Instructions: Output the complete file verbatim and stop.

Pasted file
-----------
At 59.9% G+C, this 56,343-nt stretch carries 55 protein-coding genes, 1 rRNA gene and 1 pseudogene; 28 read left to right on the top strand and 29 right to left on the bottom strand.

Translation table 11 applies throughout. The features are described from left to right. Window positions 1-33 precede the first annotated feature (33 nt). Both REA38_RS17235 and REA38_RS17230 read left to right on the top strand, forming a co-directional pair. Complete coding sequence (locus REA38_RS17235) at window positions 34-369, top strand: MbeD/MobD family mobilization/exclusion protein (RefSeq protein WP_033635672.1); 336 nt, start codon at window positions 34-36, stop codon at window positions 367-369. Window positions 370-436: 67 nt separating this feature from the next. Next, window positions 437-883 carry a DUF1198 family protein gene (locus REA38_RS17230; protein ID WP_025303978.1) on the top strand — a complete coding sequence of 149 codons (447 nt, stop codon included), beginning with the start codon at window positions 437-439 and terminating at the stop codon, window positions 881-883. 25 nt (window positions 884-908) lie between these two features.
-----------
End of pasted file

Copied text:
At 59.9% G+C, this 56,343-nt stretch carries 55 protein-coding genes, 1 rRNA gene and 1 pseudogene; 28 read left to right on the top strand and 29 right to left on the bottom strand.

Translation table 11 applies throughout. The features are described from left to right. Window positions 1-33 precede the first annotated feature (33 nt). Both REA38_RS17235 and REA38_RS17230 read left to right on the top strand, forming a co-directional pair. Complete coding sequence (locus REA38_RS17235) at window positions 34-369, top strand: MbeD/MobD family mobilization/exclusion protein (RefSeq protein WP_033635672.1); 336 nt, start codon at window positions 34-36, stop codon at window positions 367-369. Window positions 370-436: 67 nt separating this feature from the next. Next, window positions 437-883 carry a DUF1198 family protein gene (locus REA38_RS17230; protein ID WP_025303978.1) on the top strand — a complete coding sequence of 149 codons (447 nt, stop codon included), beginning with the start codon at window positions 437-439 and terminating at the stop codon, window positions 881-883. 25 nt (window positions 884-908) lie between these two features.